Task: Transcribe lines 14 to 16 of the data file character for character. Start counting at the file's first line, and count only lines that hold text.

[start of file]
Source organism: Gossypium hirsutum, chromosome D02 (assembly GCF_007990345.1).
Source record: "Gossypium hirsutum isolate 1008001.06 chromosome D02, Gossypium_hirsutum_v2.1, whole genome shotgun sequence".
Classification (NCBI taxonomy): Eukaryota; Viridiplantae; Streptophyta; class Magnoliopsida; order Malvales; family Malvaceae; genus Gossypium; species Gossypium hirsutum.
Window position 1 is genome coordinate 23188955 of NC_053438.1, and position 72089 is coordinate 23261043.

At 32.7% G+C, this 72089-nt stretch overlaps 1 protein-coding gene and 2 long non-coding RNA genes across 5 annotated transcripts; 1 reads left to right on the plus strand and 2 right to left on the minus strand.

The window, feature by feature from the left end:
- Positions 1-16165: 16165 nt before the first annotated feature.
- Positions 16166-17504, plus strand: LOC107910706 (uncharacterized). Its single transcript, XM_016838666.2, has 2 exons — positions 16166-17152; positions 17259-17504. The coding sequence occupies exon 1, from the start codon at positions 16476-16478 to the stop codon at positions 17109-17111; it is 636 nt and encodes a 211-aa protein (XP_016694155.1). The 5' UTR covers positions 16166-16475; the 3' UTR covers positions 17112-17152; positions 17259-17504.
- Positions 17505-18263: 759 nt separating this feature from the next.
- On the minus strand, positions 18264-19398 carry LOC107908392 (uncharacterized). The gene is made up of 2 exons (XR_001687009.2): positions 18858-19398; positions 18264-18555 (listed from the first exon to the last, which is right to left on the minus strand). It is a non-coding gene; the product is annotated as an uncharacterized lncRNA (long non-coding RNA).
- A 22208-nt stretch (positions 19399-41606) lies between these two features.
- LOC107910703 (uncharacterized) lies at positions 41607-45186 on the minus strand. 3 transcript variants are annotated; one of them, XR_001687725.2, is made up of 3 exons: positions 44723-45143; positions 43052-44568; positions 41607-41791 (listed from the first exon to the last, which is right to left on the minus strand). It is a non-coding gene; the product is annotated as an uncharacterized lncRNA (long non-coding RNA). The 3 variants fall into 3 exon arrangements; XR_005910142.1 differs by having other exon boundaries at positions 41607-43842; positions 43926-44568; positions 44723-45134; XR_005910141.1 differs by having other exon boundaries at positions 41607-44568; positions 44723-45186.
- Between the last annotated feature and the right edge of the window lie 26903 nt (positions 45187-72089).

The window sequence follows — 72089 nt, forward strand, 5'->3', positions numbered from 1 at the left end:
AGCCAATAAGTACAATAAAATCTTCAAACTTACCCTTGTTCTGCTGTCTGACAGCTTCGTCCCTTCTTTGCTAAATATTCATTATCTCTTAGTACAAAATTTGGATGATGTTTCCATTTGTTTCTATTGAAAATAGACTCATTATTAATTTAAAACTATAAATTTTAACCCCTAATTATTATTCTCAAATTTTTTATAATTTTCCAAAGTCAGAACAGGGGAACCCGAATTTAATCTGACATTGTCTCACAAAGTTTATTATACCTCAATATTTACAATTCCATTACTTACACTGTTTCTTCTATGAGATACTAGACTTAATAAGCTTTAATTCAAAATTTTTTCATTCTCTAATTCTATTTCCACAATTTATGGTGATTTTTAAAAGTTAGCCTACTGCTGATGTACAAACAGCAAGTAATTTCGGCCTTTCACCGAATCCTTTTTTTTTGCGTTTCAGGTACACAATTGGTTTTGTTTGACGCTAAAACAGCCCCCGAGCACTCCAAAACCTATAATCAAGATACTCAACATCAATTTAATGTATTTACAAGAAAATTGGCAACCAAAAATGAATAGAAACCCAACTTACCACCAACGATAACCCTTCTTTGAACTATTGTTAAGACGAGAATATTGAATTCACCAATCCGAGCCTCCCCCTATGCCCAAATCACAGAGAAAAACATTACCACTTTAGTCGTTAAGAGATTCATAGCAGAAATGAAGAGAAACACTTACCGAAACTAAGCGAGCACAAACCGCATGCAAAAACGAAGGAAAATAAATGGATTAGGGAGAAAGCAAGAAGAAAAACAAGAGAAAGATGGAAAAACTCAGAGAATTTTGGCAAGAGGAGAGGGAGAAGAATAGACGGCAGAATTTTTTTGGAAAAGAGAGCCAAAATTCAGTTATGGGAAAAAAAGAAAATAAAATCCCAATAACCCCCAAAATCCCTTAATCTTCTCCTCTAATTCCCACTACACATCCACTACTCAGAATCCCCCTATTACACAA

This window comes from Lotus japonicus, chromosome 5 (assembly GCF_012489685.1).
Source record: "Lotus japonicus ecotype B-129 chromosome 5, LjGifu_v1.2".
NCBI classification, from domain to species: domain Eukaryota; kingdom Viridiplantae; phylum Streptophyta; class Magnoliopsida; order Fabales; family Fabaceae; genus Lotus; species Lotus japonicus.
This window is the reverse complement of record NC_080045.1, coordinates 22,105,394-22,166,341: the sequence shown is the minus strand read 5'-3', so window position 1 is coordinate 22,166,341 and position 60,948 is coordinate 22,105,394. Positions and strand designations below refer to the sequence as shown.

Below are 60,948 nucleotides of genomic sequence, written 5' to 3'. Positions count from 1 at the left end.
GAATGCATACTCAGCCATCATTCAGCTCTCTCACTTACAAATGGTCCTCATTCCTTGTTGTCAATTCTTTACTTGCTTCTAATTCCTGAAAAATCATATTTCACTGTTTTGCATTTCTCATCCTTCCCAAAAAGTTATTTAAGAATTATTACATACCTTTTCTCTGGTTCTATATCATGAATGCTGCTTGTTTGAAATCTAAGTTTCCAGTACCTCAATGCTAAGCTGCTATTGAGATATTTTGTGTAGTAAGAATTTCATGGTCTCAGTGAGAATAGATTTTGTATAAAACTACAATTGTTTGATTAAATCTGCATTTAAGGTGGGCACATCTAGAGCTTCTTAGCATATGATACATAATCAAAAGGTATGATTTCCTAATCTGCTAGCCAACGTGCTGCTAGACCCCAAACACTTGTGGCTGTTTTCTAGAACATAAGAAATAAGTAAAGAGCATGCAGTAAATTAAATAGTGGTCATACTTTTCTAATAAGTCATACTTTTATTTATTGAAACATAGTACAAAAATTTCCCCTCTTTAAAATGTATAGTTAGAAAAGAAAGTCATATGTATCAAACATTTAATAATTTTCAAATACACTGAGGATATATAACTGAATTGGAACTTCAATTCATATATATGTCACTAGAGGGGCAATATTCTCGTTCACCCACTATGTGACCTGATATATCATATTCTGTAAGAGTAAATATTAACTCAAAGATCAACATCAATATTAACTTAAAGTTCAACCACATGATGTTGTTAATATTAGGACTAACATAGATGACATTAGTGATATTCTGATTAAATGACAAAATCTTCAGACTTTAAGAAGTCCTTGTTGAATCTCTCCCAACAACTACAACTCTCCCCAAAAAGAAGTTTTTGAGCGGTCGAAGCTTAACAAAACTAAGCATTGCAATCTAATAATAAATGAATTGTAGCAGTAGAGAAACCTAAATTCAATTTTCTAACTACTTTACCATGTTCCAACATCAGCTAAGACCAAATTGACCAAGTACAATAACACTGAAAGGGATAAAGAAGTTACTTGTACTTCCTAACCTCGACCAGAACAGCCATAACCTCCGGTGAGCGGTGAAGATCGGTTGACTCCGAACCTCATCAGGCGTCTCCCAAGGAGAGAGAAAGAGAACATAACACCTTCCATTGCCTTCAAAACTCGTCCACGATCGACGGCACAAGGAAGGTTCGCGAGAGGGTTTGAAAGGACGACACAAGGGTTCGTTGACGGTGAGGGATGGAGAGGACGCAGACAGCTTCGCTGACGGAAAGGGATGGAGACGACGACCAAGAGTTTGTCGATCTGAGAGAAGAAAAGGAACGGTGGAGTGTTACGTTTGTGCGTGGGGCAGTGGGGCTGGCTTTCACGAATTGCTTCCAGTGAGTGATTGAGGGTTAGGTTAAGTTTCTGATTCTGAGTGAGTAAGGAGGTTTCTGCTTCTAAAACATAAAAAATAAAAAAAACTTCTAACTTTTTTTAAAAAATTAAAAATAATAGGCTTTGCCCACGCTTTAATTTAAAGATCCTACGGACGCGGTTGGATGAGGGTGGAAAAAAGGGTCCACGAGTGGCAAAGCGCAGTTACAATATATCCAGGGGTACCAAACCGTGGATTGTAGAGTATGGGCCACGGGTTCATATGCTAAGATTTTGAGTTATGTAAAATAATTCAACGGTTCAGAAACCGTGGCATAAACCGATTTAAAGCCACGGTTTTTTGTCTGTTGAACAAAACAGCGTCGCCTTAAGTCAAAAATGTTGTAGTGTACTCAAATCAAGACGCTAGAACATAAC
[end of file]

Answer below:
The window sequence follows — 72089 nt, forward strand, 5'->3', positions numbered from 1 at the left end:
AGCCAATAAGTACAATAAAATCTTCAAACTTACCCTTGTTCTGCTGTCTGACAGCTTCGTCCCTTCTTTGCTAAATATTCATTATCTCTTAGTACAAAATTTGGATGATGTTTCCATTTGTTTCTATTGAAAATAGACTCATTATTAATTTAAAACTATAAATTTTAACCCCTAATTATTATTCTCAAATTTTTTATAATTTTCCAAAGTCAGAACAGGGGAACCCGAATTTAATCTGACATTGTCTCACAAAGTTTATTATACCTCAATATTTACAATTCCATTACTTACACTGTTTCTTCTATGAGATACTAGACTTAATAAGCTTTAATTCAAAATTTTTTCATTCTCTAATTCTATTTCCACAATTTATGGTGATTTTTAAAAGTTAGCCTACTGCTGATGTACAAACAGCAAGTAATTTCGGCCTTTCACCGAATCCTTTTTTTTTGCGTTTCAGGTACACAATTGGTTTTGTTTGACGCTAAAACAGCCCCCGAGCACTCCAAAACCTATAATCAAGATACTCAACATCAATTTAATGTATTTACAAGAAAATTGGCAACCAAAAATGAATAGAAACCCAACTTACCACCAACGATAACCCTTCTTTGAACTATTGTTAAGACGAGAATATTGAATTCACCAATCCGAGCCTCCCCCTATGCCCAAATCACAGAGAAAAACATTACCACTTTAGTCGTTAAGAGATTCATAGCAGAAATGAAGAGAAACACTTACCGAAACTAAGCGAGCACAAACCGCATGCAAAAACGAAGGAAAATAAATGGATTAGGGAGAAAGCAAGAAGAAAAACAAGAGAAAGATGGAAAAACTCAGAGAATTTTGGCAAGAGGAGAGGGAGAAGAATAGACGGCAGAATTTTTTTGGAAAAGAGAGCCAAAATTCAGTTATGGGAAAAAAAGAAAATAAAATCCCAATAACCCCCAAAATCCCTTAATCTTCTCCTCTAATTCCCACTACACATCCACTACTCAGAATCCCCCTATTACACAA

This window comes from Lotus japonicus, chromosome 5 (assembly GCF_012489685.1).